Dear Mom and Dad,
I met your son today. He came to one of the trainings that I am doing on abuse prevention. He joined in willingly and participated well. We chatted afterwards and I had this sudden desire to talk with you. I know I'll never meet you. I know that even if our paths cross, we won't know it. So, I send this out to you.
You've raised a terrific kid. I know that you must have worried endlessly about how he'll do in the world, what adulthood will mean to him and just how he will fare living the life he has to live. I know this because I know that parents of all kids worry about these things. You, however, may have worried a little more. He has a disability, your son, and that means he has a harder walk, he will take longer to get to where he is going and there will be dangers along the way that are particular to him. I wonder, as I listen to him talk about his life, how you prepared to parent him - this kid with incredible social skills, this kid with a sense of himself.
You did a good job in teaching him to be comfortable in his own skin. He has a natural shyness that can only serve him well, it is not a shyness that debilitates him, it is not a shyness born of shame. No, he is just unassuming and waits to see if he is safe and accepted. It's a skill - this shyness of his. It was terrific to see him be just who he is, to 'wear' his disability naturally. He knows what disability means to him, he knows how to deal with situations where his disability leaves him without skill. After talking about something, Joe wrote down the name for him of a film and slid the paper over to him. He did not panic. He didn't even flinch. He just said, 'The way it is with me is that I'm not good with reading.' In that statement is both self awareness and assertion. He knows who he is, he can say what disability means to him. I then simply read to him what was on the paper. He thanked me and put the paper away. No one stumbled over words, no one was embarrassed. That single moment must have been the results of hours of parenting, of floods of tears, of hugs and reassurances. I don't think I've ever before seen a loving hug given in the past tense, show itself in behaviour in the present tense.
Our conversation roamed over large territory. He spoke of some of the volunteer work he does. He spoke, again with quiet confidence, about a talent he has. He said, 'Talent is a gift, it needs to be shared, it needs to be given away.' Good heavens, I swear I heard the echos of your voices there. He enjoyed talking about what he gives to others, this was someone who understands that this is a world of both give and take. He loves to give. Just as he was comfortable coming clean with his disability and what it means, he was equally comfortable in talking about his talent and how it has affected his life and how he wishes to affect his world. I don't think I've ever seen praise, well earned honest praise, given when young, given long ago, be so incredibly part of the DNA of now.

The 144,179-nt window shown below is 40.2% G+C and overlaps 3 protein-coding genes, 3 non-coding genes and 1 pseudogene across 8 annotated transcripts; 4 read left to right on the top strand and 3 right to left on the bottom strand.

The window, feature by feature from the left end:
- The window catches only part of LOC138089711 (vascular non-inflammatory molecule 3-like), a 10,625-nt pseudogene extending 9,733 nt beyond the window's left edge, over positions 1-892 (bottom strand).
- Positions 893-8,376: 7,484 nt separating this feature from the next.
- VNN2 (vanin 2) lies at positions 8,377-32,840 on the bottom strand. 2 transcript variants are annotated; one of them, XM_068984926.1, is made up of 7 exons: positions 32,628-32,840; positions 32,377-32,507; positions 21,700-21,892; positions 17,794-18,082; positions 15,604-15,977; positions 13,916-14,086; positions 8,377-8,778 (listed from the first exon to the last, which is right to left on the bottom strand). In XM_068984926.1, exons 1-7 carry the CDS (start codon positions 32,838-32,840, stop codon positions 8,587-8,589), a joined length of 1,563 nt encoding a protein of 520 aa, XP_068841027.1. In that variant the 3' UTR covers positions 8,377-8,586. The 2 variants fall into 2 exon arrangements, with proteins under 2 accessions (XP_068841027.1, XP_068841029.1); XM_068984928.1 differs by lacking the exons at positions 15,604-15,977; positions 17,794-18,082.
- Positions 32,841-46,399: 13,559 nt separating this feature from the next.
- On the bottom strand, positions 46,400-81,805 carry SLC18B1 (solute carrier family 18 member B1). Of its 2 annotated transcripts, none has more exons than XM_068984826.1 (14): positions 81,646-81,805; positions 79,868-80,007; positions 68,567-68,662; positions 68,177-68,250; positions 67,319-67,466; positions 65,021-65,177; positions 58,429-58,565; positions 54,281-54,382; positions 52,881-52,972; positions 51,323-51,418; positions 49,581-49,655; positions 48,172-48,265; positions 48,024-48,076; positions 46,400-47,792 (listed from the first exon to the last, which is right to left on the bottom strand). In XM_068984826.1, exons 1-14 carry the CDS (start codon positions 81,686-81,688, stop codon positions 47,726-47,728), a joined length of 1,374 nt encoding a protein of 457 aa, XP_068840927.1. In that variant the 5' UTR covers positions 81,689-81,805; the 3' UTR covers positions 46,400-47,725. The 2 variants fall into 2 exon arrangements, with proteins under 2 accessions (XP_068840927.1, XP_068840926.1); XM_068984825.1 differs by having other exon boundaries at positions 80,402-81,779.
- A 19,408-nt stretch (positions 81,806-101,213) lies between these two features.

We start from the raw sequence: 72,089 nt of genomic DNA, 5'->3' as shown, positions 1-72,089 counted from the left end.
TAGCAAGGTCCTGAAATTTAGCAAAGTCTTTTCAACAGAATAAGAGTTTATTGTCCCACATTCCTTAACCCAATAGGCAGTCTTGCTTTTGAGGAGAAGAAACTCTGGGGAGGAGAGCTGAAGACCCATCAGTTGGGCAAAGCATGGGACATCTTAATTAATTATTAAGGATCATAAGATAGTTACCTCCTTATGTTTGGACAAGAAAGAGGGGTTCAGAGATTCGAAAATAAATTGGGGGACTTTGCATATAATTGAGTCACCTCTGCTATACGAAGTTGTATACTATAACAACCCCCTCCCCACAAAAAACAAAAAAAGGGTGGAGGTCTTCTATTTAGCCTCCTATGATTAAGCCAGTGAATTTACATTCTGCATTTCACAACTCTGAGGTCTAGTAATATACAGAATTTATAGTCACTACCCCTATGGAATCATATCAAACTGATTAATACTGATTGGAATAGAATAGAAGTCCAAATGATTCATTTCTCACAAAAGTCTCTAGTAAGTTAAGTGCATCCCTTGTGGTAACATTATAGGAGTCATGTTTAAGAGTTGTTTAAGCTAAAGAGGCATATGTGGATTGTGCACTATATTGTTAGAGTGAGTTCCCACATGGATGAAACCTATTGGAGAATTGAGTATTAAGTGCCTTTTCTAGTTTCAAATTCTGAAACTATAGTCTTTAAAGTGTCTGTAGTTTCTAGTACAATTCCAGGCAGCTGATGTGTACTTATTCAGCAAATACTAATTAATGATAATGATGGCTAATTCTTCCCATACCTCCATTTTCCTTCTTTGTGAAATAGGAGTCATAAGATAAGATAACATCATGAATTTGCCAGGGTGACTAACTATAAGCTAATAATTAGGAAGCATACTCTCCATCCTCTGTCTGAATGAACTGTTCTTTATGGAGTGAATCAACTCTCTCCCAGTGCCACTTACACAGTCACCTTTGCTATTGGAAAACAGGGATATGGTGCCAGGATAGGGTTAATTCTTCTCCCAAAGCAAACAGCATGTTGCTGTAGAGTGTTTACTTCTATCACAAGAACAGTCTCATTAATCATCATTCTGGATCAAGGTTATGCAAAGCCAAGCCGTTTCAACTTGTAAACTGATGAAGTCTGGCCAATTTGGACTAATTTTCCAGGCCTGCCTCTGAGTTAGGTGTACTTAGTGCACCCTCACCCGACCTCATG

And the really big deal for me was that he still had dreams. No. No. I don't mean goals. Sure he has goals but he also has dreams. So many people with disabilities are subject to goal planning that is done in such concrete, real time ways that in the process of writing down and scripting the future - goals are solidified and dreams are slaughtered. He has dreams. Dreams are meant to be big, unachievable, over arching things - they are to be like the theme song to life. He has them. He is chasing them. He doesn't even care if he gets there - he loves the chase, he's enjoying the journey. Ah, man, to arrive at adulthood with clear eyed goals and misty eyed dreams - that's the result of parenting genius.
I felt honoured to meet your son. His sense of humour, his ease of being in the world and his self awareness makes him so wonderfully likable. I loved having the opportunity to teach him. He said to me, 'That's not how it was taught in school,' referring to my class. I asked him, concerned, what they had taught in school, he said, 'In school it was boring.' I was thrilled. His opinion mattered to me. I liked the fact that he liked what I had done as a teacher. Your kid is one special guy. Not special special ... just special. And that's because of you. That's because you taught him how to be who he was - with no apology, with expectations of equality, with the ability to ask for what he needed to get by.
After a long and sometimes hard week. You gave me hope because you gave him hope.